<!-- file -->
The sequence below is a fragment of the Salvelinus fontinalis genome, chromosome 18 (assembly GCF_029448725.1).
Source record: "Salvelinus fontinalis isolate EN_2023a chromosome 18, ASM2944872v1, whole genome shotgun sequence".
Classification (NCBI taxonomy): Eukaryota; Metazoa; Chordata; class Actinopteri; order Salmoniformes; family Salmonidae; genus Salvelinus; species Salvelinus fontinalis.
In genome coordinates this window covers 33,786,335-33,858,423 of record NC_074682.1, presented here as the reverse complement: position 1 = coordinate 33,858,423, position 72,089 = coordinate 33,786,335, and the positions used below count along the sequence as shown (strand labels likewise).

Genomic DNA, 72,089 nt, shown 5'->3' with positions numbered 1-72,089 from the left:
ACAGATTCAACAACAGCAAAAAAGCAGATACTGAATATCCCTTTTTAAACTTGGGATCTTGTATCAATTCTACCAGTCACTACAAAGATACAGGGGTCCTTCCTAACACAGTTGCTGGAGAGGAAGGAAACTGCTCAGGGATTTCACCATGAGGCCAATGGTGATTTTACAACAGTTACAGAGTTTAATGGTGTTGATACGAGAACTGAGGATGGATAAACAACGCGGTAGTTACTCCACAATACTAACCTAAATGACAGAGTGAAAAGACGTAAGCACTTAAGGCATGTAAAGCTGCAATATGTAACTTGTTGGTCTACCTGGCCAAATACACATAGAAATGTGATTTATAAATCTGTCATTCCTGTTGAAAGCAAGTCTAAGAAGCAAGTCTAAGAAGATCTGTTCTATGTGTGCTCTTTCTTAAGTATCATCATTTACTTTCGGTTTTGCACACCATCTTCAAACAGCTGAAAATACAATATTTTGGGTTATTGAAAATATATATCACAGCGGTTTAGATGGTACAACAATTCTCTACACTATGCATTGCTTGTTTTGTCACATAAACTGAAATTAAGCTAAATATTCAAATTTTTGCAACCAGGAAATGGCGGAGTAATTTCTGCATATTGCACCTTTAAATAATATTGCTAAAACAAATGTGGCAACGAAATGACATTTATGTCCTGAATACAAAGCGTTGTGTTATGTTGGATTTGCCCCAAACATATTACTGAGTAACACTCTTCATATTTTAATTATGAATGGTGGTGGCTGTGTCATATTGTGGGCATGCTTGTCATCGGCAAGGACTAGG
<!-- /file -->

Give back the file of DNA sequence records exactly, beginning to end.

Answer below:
The sequence below is a fragment of the Salvelinus fontinalis genome, chromosome 18 (assembly GCF_029448725.1).
Source record: "Salvelinus fontinalis isolate EN_2023a chromosome 18, ASM2944872v1, whole genome shotgun sequence".
Classification (NCBI taxonomy): Eukaryota; Metazoa; Chordata; class Actinopteri; order Salmoniformes; family Salmonidae; genus Salvelinus; species Salvelinus fontinalis.
In genome coordinates this window covers 33,786,335-33,858,423 of record NC_074682.1, presented here as the reverse complement: position 1 = coordinate 33,858,423, position 72,089 = coordinate 33,786,335, and the positions used below count along the sequence as shown (strand labels likewise).

Genomic DNA, 72,089 nt, shown 5'->3' with positions numbered 1-72,089 from the left:
ACAGATTCAACAACAGCAAAAAAGCAGATACTGAATATCCCTTTTTAAACTTGGGATCTTGTATCAATTCTACCAGTCACTACAAAGATACAGGGGTCCTTCCTAACACAGTTGCTGGAGAGGAAGGAAACTGCTCAGGGATTTCACCATGAGGCCAATGGTGATTTTACAACAGTTACAGAGTTTAATGGTGTTGATACGAGAACTGAGGATGGATAAACAACGCGGTAGTTACTCCACAATACTAACCTAAATGACAGAGTGAAAAGACGTAAGCACTTAAGGCATGTAAAGCTGCAATATGTAACTTGTTGGTCTACCTGGCCAAATACACATAGAAATGTGATTTATAAATCTGTCATTCCTGTTGAAAGCAAGTCTAAGAAGCAAGTCTAAGAAGATCTGTTCTATGTGTGCTCTTTCTTAAGTATCATCATTTACTTTCGGTTTTGCACACCATCTTCAAACAGCTGAAAATACAATATTTTGGGTTATTGAAAATATATATCACAGCGGTTTAGATGGTACAACAATTCTCTACACTATGCATTGCTTGTTTTGTCACATAAACTGAAATTAAGCTAAATATTCAAATTTTTGCAACCAGGAAATGGCGGAGTAATTTCTGCATATTGCACCTTTAAATAATATTGCTAAAACAAATGTGGCAACGAAATGACATTTATGTCCTGAATACAAAGCGTTGTGTTATGTTGGATTTGCCCCAAACATATTACTGAGTAACACTCTTCATATTTTAATTATGAATGGTGGTGGCTGTGTCATATTGTGGGCATGCTTGTCATCGGCAAGGACTAGG